A: Children are both being children, and becoming adults. One of the things I'm looking at is the idea of the 'quest' element in childhood. The qualities of the fairy tale hero (sadly, too seldom female) are the qualities of intelligent childhood, preparing for the quest into adulthood - being canny, curious, courageous and kind, being true to oneself, being observant and tenacious, open-hearted, open-minded and generous.
Q: What effect on children do you think the technological aspects of life i.e. iPads computers mobile phones will a have on children's lives and how do you see them affecting their development, if at all? grannygee
A: The issue of screen-time is a big one. The evidence is very clear that too much television is unhealthy: the amount of television that children watch correlates with measures of body fat; seeing violence on television increases children’s aggression; children who watch more television when they are four are more likely to tease and bully classmates at ages six to eleven. The more a child is exposed to the media (television and the internet), the more difficulties they will have in their relationships with their parents and the more mental health problems they will experience, according to the brilliant American social scientist Juliet Schor who shows not only how television encourages children to value possessions, money, brands and products and induces discontent, but also how consumerism in childhood creates depression, anxiety and low self-esteem.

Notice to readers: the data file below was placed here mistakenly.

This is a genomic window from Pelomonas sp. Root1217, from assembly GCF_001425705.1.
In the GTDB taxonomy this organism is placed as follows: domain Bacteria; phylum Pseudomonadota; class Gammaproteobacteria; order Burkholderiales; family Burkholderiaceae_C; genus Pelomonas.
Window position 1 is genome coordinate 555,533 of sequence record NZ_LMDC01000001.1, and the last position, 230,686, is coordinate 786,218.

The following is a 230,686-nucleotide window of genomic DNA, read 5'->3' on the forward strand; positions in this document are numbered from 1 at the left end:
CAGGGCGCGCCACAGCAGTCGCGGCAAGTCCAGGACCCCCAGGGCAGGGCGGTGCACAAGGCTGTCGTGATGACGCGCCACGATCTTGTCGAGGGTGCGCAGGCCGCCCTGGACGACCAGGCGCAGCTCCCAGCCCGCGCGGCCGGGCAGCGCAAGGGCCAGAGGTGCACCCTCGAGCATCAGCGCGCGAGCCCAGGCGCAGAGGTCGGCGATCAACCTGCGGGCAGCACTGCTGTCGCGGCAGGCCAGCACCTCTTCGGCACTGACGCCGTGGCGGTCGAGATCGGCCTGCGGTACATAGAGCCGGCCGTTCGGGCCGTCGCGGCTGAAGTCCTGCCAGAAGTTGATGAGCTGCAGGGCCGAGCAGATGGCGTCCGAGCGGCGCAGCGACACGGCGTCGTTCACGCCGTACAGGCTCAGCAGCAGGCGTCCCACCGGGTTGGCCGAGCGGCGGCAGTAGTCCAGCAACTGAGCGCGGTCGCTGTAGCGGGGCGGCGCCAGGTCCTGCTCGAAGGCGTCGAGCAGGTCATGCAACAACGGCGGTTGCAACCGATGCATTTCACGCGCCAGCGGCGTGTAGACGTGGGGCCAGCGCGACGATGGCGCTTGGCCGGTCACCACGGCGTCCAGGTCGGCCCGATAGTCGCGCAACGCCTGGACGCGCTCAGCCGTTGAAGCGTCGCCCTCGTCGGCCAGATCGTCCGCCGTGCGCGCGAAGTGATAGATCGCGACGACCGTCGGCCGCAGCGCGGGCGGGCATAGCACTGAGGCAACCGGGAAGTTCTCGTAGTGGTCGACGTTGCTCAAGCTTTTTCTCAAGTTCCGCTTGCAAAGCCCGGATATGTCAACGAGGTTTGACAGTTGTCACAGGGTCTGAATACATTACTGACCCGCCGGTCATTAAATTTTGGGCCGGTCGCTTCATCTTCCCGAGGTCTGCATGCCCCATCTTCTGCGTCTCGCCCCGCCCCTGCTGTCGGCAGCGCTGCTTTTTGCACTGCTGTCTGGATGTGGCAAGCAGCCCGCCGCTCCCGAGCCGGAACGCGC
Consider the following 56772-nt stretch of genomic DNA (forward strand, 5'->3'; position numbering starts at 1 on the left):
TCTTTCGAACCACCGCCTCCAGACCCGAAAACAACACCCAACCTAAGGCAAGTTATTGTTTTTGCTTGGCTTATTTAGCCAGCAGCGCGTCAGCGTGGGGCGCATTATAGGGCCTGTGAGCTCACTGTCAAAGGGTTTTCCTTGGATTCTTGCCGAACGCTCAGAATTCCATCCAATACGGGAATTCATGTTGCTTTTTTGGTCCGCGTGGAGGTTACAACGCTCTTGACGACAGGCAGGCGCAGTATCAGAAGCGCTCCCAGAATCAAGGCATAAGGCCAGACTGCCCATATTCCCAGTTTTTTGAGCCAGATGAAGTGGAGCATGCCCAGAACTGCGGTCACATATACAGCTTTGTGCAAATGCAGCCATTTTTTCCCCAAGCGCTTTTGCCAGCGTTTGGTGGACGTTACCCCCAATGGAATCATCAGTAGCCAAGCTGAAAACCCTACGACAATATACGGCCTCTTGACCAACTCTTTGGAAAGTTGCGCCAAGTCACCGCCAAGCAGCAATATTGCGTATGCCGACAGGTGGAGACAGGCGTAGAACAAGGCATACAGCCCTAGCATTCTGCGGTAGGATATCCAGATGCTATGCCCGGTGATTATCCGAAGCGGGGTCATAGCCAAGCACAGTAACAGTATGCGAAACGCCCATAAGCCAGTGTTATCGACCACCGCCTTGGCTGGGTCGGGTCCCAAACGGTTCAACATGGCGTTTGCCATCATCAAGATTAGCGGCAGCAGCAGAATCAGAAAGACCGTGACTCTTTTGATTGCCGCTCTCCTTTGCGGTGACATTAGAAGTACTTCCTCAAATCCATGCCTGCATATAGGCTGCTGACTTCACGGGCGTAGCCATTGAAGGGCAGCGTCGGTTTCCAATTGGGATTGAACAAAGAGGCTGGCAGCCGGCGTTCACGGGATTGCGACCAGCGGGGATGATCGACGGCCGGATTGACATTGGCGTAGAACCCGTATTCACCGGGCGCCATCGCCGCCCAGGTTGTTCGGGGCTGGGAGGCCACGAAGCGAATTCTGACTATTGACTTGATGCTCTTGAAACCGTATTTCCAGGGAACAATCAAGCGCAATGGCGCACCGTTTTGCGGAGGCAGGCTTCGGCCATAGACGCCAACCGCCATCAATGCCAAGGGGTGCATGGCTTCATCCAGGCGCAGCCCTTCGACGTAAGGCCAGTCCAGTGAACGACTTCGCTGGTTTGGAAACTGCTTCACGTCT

Phew. Who wants that for their children? I'm not against technology for children as such: but it is a matter of its careful (and limited) impact on children. One of the best ways it seems to me that parents and grandparents can deal with this is not so much to tell their children that screen-time is bad, but to explain why too much is damaging: the vast majority of children don't want to be too fat, or become agressive or bullying or grow depressed, anxious and have low self-esteem. If children themselves are given the information about why too much screen-time is bad, they may far more easily accept that they should limit what they do. With your question about mobile phones, my view is that since it is too early to be certain about the long-term effects of mobile use for children, it is unwise to assume it's wholly safe, for unlimited use.
Q: I do agree that outdoor and imaginative play is vital - but surely it can't be entirely at the expense of everything else? I might not like it but the world revolves around technology these days so surely having some understanding of that is essential from - say - school age if they are to keep up? And while I'm not the biggest fan of TV I still remember the kids who didn't have tellies getting teased for not having heard of stuff everyone else knew about. That was in the 70s - now I imagine it would be far far worse? wiggle